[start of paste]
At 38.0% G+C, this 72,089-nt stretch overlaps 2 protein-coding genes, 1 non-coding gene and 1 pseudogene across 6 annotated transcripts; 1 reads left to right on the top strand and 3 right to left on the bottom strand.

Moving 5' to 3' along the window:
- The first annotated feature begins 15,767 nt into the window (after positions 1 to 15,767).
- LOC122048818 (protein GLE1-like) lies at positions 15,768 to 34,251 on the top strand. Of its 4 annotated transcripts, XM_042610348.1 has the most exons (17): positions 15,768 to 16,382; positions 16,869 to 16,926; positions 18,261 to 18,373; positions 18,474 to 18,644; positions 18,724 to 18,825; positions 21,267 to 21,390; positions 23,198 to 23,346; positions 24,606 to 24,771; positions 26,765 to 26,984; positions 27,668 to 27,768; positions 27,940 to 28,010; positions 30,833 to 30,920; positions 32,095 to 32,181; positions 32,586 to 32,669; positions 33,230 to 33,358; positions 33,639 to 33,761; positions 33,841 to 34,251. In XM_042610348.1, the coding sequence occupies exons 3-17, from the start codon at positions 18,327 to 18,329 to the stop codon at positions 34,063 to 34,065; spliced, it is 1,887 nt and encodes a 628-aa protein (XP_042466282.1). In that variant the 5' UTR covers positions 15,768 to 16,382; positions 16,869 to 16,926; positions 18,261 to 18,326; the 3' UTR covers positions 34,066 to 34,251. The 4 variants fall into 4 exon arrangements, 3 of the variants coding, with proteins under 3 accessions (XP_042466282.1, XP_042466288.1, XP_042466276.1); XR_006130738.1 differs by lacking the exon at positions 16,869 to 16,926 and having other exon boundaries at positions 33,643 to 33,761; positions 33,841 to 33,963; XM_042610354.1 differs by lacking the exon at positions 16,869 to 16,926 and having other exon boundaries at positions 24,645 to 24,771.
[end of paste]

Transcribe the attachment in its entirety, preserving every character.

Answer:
At 38.0% G+C, this 72,089-nt stretch overlaps 2 protein-coding genes, 1 non-coding gene and 1 pseudogene across 6 annotated transcripts; 1 reads left to right on the top strand and 3 right to left on the bottom strand.

Moving 5' to 3' along the window:
- The first annotated feature begins 15,767 nt into the window (after positions 1 to 15,767).
- LOC122048818 (protein GLE1-like) lies at positions 15,768 to 34,251 on the top strand. Of its 4 annotated transcripts, XM_042610348.1 has the most exons (17): positions 15,768 to 16,382; positions 16,869 to 16,926; positions 18,261 to 18,373; positions 18,474 to 18,644; positions 18,724 to 18,825; positions 21,267 to 21,390; positions 23,198 to 23,346; positions 24,606 to 24,771; positions 26,765 to 26,984; positions 27,668 to 27,768; positions 27,940 to 28,010; positions 30,833 to 30,920; positions 32,095 to 32,181; positions 32,586 to 32,669; positions 33,230 to 33,358; positions 33,639 to 33,761; positions 33,841 to 34,251. In XM_042610348.1, the coding sequence occupies exons 3-17, from the start codon at positions 18,327 to 18,329 to the stop codon at positions 34,063 to 34,065; spliced, it is 1,887 nt and encodes a 628-aa protein (XP_042466282.1). In that variant the 5' UTR covers positions 15,768 to 16,382; positions 16,869 to 16,926; positions 18,261 to 18,326; the 3' UTR covers positions 34,066 to 34,251. The 4 variants fall into 4 exon arrangements, 3 of the variants coding, with proteins under 3 accessions (XP_042466282.1, XP_042466288.1, XP_042466276.1); XR_006130738.1 differs by lacking the exon at positions 16,869 to 16,926 and having other exon boundaries at positions 33,643 to 33,761; positions 33,841 to 33,963; XM_042610354.1 differs by lacking the exon at positions 16,869 to 16,926 and having other exon boundaries at positions 24,645 to 24,771.